A report from Save the Children suggests the need for an entirely new approach towards children who are subject to immigration control.
Children in Young Offenders’ Institutions have rights, children in immigration detention do not. Children who are convicted of a crime know how long they have to serve; those in immigration detention have an indefinite sentence. Those detained at Her Majesty’s pleasure know their ‘crime’, those in detention have not committed one.
It is estimated that 2,000 children with their families are being detained each year in the UK for the purpose of immigration control. And a number of unaccompanied minors, young people whose age is disputed by the authorities, are also being detained. Heaven Crawley and Trine Lester examined thirty-two cases of children being detained, visited two detention centres and interviewed policy-makers, government officials and practitioners for this study of the impacts, alternatives and necessary safeguards for children in UK immigration detention.
This detention for the purpose of immigration control contravenes standards set by the UN Convention on the Rights of the Child and the UNHCR. In recognition of the vulnerability of children, international law places the needs of children above the requirements of immigration control. But the British government entered a Reservation to the UNHCR which effectively allowed it to exclude those children who would be subject to immigration control from protection.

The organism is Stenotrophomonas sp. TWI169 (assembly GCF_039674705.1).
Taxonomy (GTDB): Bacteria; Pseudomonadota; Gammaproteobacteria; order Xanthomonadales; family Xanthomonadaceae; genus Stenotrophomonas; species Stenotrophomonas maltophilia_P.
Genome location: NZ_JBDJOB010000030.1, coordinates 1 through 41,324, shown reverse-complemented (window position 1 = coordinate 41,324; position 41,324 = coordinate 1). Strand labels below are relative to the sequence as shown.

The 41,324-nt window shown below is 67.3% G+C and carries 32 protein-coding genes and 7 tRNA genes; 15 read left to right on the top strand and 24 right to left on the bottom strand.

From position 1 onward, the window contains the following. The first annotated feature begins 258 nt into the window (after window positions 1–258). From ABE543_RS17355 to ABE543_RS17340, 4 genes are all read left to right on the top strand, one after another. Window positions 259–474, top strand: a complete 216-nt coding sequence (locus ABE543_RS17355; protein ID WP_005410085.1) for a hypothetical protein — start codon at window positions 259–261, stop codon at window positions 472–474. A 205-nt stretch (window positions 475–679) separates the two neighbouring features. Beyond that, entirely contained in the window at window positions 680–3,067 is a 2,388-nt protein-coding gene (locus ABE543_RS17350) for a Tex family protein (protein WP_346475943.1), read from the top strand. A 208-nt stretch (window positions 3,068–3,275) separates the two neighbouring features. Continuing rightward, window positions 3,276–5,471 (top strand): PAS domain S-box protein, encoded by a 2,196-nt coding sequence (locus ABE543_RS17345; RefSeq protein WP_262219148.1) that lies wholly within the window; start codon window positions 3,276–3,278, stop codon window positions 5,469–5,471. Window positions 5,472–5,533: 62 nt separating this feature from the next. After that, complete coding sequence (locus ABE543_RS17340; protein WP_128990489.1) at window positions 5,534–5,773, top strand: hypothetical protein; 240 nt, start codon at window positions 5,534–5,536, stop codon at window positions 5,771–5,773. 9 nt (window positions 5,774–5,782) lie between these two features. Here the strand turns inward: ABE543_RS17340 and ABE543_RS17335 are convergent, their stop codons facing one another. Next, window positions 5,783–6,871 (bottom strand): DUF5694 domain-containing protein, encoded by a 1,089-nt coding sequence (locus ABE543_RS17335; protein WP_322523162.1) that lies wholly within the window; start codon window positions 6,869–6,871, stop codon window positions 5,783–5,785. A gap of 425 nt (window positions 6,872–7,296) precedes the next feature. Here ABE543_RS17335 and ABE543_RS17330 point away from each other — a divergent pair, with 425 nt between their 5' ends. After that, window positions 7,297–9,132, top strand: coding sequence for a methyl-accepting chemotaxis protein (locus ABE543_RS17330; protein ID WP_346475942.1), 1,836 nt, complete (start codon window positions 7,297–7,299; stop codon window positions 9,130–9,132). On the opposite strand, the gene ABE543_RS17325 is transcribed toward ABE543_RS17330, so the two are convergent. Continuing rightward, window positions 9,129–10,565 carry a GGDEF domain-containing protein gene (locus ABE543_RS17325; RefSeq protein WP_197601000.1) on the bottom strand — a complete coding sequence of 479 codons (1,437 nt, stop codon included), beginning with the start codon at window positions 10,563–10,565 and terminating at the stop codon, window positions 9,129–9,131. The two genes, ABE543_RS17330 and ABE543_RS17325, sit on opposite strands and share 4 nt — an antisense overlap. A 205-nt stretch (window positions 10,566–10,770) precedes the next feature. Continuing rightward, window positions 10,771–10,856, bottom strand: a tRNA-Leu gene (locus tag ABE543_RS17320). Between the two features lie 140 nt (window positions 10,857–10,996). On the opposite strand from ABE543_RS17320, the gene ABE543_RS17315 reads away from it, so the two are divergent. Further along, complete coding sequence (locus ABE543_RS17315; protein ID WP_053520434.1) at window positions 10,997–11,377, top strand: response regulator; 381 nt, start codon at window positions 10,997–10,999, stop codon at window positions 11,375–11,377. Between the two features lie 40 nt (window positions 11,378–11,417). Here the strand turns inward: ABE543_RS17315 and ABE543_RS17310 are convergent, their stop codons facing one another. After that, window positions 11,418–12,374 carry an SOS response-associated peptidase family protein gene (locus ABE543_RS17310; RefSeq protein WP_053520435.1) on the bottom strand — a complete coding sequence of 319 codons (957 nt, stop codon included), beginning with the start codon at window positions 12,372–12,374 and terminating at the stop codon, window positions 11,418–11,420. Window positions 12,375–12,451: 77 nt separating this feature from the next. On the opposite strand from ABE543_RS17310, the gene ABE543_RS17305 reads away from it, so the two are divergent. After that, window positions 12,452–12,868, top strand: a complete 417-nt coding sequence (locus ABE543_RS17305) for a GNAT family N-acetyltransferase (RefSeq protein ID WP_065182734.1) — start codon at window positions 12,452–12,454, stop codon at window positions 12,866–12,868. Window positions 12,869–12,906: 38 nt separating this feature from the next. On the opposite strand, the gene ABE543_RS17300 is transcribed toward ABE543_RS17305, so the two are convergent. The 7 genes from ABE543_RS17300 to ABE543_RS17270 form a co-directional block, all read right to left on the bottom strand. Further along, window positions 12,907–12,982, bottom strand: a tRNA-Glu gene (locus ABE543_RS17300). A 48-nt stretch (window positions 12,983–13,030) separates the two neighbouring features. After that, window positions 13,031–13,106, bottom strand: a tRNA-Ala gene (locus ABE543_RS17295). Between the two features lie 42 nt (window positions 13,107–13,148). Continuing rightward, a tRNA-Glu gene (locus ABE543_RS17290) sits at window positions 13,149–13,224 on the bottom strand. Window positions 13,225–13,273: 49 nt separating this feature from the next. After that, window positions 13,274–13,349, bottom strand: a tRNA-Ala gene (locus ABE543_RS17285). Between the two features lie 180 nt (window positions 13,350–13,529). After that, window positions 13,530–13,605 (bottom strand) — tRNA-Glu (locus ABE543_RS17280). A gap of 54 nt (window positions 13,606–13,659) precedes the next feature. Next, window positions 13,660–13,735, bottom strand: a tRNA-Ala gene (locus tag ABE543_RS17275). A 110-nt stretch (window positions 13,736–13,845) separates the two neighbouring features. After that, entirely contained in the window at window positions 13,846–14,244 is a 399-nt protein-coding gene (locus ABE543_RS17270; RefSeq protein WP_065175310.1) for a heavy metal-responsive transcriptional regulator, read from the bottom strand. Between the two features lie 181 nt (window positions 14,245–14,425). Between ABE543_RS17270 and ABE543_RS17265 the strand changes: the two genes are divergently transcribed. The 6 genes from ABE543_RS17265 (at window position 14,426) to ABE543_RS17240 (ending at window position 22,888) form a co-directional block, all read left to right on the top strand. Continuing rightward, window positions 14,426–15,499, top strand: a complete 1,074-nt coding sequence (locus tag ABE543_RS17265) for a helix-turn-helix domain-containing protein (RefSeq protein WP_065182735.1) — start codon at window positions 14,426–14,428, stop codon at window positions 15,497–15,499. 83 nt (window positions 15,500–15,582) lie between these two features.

Though the Chief Inspector of Prisons has recommended that detention of children should be exceptional and only for short periods, evidence is emerging that detention is being used to meet government targets regarding fast-tracking of applications and deportations.
This study found that:
- children are being detained for up to 268 days,
- children’s mental health suffers and this can have long-term consequences,
- children are not eating balanced diets and often suffer from lack of sleep and persistent coughing,
- the learning environment in detention has a damaging impact on education
- safeguards are inadequate for protecting age-disputed children from abuse, especially when the young are detained with adults in communal sleeping facilities.
The report recommends that an entirely different approach is needed for children, one that puts their needs and interests at the centre of decision-making; and that alternatives to detention should be introduced. In the meantime, a maximum stay of seven days detention for children should be brought in, statistics on detention of children and age-disputed cases should be regularly published and welfare assessment panels should be introduced for all children in detention.